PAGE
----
You see, men have taken it too far. They should only be "a little nervous" and they've gone overboard with it. Ellen Goodman is the judge of what level of nervousness over false rape claims men should experience. Goodman is OK with some, but does not want that nervousness to be so excessive that it interferes with the benefits that male interaction affords women and children. So she tells men to "snap out of it." 

Then, the coup de grâce: After all, she writes, "how many false accusations are there in this world?" 

Gee, Ms. Goodman, if that's your criteria, then men have every reason to afraid. You've just destroyed your case.  I have an entire blog to prove it.

Another interesting Goodman column related to these issues is her John and Lorena Bobbitt column. We've written extensively about that awful moment in gender relations -- see Lorena Bobbitt and the Politics of Hate -- and won't rehash it here.  Suffice it to say that on the entitlement and privilege scale, Goodman was a "ten" to John Bobbitt's "one." That didn't stop Goodman from taking time out from polishing the awards on her mantle to make this working class nobody, a man who found it difficult to hold down a job, her personal piñata.

In typical "payback feminist" style, Goodman, of course, refused to come out and condone Mr. Bobbitt's penile mutilation. But she certainly could "explain," in a decidedly feminist way, both the mutilation and women's celebratory reaction to it.

Goodman concluded that this story became a national sensation only because a woman finally fought back. "Last year," she declared without bothering to support her pronouncement with silly things like evidence, "the police blotter was full of abused and battered wives -- an almost unilateral massacre." Because, you see, in 1993, women did not commit domestic violence.  Just as today, few progressive female features writers accept the indisputable fact, proven beyond question, that women commit domestic violence in significant numbers -- against men, and other women.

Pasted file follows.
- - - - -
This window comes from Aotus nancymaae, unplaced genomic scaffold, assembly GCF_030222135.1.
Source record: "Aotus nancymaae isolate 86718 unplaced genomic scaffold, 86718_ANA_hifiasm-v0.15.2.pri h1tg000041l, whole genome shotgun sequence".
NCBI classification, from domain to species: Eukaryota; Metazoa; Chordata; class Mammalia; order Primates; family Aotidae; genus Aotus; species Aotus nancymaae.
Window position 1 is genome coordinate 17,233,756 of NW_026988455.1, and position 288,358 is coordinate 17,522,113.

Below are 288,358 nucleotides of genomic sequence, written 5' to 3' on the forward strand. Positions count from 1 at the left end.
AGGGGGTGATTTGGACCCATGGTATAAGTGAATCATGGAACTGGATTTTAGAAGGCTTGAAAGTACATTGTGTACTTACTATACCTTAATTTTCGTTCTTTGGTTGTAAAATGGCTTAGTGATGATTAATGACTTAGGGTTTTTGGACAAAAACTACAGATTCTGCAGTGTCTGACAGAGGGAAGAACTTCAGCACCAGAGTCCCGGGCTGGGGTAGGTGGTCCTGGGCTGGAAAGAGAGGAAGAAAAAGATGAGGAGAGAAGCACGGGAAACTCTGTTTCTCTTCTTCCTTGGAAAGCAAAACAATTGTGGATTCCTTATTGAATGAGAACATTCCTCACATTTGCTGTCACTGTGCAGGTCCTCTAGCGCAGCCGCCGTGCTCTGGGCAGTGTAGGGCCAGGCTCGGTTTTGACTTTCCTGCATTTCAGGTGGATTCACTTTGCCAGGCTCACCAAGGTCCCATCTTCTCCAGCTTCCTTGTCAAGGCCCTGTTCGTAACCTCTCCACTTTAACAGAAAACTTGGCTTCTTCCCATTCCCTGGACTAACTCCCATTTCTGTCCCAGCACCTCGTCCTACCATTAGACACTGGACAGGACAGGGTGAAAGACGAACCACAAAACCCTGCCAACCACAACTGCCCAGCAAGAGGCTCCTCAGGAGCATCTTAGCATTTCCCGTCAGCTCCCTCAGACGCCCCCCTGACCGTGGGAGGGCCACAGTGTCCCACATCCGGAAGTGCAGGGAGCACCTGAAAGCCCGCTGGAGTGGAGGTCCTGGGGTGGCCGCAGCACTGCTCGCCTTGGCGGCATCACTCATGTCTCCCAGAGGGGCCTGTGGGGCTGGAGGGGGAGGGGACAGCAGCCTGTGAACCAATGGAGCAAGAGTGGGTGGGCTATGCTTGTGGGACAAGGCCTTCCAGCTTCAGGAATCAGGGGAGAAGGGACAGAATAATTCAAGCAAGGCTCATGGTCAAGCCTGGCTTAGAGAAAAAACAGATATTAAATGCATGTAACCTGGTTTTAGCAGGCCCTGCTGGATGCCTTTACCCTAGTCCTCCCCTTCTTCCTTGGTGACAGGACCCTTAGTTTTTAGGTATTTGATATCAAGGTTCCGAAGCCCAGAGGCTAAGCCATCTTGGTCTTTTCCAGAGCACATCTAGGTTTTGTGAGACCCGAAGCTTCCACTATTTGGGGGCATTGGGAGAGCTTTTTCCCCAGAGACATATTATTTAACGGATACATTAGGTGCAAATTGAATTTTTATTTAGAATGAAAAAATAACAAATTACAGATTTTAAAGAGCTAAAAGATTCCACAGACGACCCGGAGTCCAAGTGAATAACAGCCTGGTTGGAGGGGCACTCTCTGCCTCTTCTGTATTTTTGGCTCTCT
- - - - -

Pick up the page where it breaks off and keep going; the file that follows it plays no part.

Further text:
In the aftermath of the Bobbitt affair, Ms. Goodman gushed, men "see a dangerous enemy where there was once a victim." And the men squirming at the thought of being Bobbittized? "If women smile at men who squirm, maybe it's at that recognition of power." She also wrote: "I know, I know. Female retaliation and female violence are still the unusual stories, the news. When a 5-foot-2-inch, 95-pound manicurist cuts the penis off a 200-pound former Marine it's news indeed. But when the urban legend arises simultaneously in a dozen cities about the man who wakes up with a red ribbon tied neatly around his penis and a note saying how easy it would be-well, that's battleground fantasy."

Goodman makes sure that everyone knows how "reasonable" she is by insisting that men and women usually peacefully coexist and that lopping off dicks is not the answer. "A few years ago, in Olivia Smith's 'First Wives Club' three women plotted retaliation against powerful and abusive ex-husbands. They are not exactly looking for revenge, one said, but for 'something more sophisticated. . . . Like justice.' I'm never keen on taking justice into your own hands. Abuse may mitigate a woman's guilt and make her act more understandable. It rarely makes her an innocent."

For my money, Goodman was far too understanding of this atrocity. It sure reads like she's OK with men "squirming" at what their female partners could do to them.  As in, "I don't mind men getting a little nervous. It kind of balances things out."

It all proves just one thing: even misandrists who pretend to be reasonable can win a Pulitzer Prize.